Shake the Dust — on the Transformative Power of Hip-Hop Across the Globe — at the Maysles Cinema in Harlem This Weekend

July 31, 2015


An homage to hip-hop and its power to save lives, Shake the Dust takes us on a remarkable journey into villages, alleys and mountaintops across Yemen, Uganda, Colombia and Cambodia.  Inspired by the culture that was born in the Bronx, the young b-boys and b-girls featured here, “the real kings and queens of hip-hop,” speak of the transformative power of hip-hop in places marked by political conflicts and economic hardships.


Former drug addicts, gang members and homeless refugees are among those youth whose lives take on meaning and purpose as they shake the dust off not only from the ground as they dance, but also from their lives. The breakdancing culture that they so enthusiastically embrace provides them with structure, focus and purpose, as it unites them.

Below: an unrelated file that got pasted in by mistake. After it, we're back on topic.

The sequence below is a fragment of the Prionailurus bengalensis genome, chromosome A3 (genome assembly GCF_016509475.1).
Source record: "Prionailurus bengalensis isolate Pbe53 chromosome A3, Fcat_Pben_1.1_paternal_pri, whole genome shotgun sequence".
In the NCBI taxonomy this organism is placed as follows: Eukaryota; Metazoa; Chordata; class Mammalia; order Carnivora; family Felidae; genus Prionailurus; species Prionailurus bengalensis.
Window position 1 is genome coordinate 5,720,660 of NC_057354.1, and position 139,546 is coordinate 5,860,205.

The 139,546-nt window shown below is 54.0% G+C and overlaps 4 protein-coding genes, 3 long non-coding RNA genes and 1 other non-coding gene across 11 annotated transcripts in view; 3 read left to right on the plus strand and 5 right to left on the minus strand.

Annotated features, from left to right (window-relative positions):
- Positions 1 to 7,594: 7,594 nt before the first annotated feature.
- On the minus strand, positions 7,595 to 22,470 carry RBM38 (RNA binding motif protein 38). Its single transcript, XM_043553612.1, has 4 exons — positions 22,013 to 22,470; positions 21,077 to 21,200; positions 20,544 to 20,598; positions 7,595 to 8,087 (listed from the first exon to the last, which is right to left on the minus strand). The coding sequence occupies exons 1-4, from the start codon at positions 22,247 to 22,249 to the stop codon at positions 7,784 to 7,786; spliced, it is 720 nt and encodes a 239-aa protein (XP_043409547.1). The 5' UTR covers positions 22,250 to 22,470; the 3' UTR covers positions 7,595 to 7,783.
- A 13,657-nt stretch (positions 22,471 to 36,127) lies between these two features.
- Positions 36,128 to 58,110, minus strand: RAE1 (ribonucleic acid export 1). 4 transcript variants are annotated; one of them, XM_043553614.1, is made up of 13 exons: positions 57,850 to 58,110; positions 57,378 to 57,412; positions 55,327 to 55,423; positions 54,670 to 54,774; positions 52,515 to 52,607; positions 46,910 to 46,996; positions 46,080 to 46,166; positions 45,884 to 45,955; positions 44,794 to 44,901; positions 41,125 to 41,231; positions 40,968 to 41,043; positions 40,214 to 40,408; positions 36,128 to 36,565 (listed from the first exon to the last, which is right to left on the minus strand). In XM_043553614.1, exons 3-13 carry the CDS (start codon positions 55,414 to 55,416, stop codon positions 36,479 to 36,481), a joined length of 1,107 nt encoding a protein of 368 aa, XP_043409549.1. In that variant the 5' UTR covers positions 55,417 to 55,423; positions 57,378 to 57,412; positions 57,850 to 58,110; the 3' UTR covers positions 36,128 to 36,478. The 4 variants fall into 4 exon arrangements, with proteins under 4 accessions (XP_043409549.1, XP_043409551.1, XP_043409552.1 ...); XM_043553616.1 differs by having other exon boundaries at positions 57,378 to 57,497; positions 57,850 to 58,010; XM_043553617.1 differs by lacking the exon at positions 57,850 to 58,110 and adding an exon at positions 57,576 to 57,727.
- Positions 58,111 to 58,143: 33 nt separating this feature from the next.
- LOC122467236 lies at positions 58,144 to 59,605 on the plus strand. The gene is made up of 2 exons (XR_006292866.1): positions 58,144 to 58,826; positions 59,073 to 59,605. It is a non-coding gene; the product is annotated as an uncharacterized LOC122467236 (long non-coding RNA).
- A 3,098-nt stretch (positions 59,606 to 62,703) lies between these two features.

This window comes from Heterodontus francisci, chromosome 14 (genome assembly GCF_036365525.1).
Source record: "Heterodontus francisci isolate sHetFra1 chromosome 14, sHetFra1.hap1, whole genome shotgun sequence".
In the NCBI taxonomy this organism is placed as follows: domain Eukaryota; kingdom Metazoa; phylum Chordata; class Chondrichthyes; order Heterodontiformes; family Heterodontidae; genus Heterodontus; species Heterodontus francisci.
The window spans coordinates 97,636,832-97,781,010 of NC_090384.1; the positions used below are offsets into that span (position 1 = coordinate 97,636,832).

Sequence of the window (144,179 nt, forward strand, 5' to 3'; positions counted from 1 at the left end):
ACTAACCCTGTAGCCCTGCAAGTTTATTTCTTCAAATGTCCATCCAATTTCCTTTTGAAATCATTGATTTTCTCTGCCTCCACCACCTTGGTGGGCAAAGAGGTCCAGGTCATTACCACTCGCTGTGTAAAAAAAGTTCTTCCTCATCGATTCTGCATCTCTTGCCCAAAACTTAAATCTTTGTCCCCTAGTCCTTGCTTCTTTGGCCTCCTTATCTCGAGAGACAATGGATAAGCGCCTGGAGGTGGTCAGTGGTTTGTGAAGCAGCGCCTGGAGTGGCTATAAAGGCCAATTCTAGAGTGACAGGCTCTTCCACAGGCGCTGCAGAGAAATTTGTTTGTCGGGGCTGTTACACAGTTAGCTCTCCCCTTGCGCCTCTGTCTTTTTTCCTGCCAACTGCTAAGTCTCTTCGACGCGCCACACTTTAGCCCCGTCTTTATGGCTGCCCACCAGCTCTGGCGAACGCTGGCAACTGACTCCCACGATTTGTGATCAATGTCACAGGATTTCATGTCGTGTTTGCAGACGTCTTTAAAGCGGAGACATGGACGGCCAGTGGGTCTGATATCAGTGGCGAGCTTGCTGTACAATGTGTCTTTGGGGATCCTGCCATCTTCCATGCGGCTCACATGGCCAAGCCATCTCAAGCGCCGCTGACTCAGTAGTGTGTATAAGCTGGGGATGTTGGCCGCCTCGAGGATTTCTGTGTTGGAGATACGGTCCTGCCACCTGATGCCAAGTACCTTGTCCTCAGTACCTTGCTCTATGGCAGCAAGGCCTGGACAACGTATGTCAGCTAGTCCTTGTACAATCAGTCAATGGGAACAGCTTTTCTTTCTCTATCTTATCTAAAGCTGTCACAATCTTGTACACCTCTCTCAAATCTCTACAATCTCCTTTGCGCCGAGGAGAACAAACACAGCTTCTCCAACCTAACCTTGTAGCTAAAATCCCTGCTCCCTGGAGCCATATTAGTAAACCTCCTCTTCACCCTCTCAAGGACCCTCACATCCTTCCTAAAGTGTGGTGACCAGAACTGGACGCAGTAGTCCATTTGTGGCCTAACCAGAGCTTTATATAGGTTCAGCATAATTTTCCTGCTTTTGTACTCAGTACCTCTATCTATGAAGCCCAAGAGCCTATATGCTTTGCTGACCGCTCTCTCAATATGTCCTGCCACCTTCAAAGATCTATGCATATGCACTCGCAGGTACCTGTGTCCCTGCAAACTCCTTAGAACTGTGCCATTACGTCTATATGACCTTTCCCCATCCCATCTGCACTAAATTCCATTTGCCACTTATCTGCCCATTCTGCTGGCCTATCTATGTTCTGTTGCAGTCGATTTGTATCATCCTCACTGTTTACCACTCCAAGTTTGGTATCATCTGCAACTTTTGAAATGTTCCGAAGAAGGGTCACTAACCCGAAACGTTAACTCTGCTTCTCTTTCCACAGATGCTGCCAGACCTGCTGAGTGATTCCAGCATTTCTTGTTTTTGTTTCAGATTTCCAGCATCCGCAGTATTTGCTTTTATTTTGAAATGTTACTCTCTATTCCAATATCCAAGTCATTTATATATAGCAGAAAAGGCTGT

Their pride in their own cultures is, also, evident as the break-dancers attest to the power of hip-hop to promote positive societal change within their own communities.

uplifted face-of -breakdancer

With its stunning cinematography and extraordinary documentation, Shake the Dust photojournalist and filmmaker Adam Sjöberg has given a voice and presence to folks who seldom have one, as he inspires and moves us viewers.

shake-the-dust-still in dark

And Shake the Dust‘s infectious soundtrack of hip-hop samples from across the globe, along with original music by executive producer and rapper Nasir “Nas” Jones, is a further tribute to the soul and spirit of hip-hop.


The movie will be playing in Harlem this weekend at the Maysles Cinema.  Following the screening on Saturday, August 1 there will be a Q&A with director Adam Sjöberg. Following Sunday’s screening there will be a Q&A with director Adam Sjöberg, moderated by Fab Five Freddy. There will also be break-dancers at the screenings.  Maysles Cinema is located at 343 Lenox Avenue/Malcolm X Boulevard between 127th and 128th Streets.

Shake the Dust was previewed and reviewed by Lois Stavsky & Sara C Mozeson

Photos courtesy of Bond/360 Films

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